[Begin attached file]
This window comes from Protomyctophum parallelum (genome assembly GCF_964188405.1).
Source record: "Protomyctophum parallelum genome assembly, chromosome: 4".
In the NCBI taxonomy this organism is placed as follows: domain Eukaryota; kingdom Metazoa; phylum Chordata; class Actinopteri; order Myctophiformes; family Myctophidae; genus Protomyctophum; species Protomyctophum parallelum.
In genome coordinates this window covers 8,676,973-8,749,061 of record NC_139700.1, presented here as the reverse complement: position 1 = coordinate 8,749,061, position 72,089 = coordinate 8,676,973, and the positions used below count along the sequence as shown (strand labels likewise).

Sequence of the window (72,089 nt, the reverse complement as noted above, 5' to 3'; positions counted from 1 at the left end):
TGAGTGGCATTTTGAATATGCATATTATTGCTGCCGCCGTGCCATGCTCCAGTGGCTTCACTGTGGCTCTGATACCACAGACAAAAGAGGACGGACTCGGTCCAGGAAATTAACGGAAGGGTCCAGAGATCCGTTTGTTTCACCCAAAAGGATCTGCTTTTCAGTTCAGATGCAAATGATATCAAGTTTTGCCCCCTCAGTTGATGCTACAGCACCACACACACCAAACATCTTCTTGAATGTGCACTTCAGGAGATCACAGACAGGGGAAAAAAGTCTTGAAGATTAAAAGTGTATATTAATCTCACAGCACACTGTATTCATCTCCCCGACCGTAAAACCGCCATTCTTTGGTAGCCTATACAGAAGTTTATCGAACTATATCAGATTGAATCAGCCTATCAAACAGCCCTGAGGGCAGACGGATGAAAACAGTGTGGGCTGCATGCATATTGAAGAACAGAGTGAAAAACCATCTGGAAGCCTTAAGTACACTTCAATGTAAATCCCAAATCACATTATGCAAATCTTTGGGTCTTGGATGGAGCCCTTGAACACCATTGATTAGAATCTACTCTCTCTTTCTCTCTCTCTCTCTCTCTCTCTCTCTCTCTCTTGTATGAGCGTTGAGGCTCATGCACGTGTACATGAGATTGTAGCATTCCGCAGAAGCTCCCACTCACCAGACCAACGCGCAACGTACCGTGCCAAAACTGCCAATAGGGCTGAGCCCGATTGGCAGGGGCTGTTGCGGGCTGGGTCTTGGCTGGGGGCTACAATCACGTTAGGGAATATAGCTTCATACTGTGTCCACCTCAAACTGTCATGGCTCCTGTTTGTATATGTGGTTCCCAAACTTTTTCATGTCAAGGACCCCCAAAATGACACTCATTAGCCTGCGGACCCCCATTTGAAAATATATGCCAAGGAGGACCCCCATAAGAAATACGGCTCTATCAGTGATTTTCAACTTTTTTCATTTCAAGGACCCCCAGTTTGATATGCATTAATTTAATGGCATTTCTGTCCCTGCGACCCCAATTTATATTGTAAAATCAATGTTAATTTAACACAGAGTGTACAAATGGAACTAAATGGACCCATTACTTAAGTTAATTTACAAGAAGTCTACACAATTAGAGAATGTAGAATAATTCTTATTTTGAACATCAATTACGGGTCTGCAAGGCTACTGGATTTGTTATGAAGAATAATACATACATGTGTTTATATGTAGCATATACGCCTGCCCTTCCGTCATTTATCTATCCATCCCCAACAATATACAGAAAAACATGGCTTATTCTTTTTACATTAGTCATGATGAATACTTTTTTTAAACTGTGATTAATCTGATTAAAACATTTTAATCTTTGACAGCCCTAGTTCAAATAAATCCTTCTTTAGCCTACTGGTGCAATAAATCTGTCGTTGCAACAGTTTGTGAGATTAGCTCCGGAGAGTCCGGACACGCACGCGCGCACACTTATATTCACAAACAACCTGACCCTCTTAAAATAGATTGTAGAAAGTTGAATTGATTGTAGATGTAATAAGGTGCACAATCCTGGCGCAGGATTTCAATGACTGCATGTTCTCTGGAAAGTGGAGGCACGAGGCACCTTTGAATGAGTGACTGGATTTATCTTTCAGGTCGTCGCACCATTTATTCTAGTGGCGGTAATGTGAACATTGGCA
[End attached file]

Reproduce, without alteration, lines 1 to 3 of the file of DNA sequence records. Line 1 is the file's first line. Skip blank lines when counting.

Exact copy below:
This window comes from Protomyctophum parallelum (genome assembly GCF_964188405.1).
Source record: "Protomyctophum parallelum genome assembly, chromosome: 4".
In the NCBI taxonomy this organism is placed as follows: domain Eukaryota; kingdom Metazoa; phylum Chordata; class Actinopteri; order Myctophiformes; family Myctophidae; genus Protomyctophum; species Protomyctophum parallelum.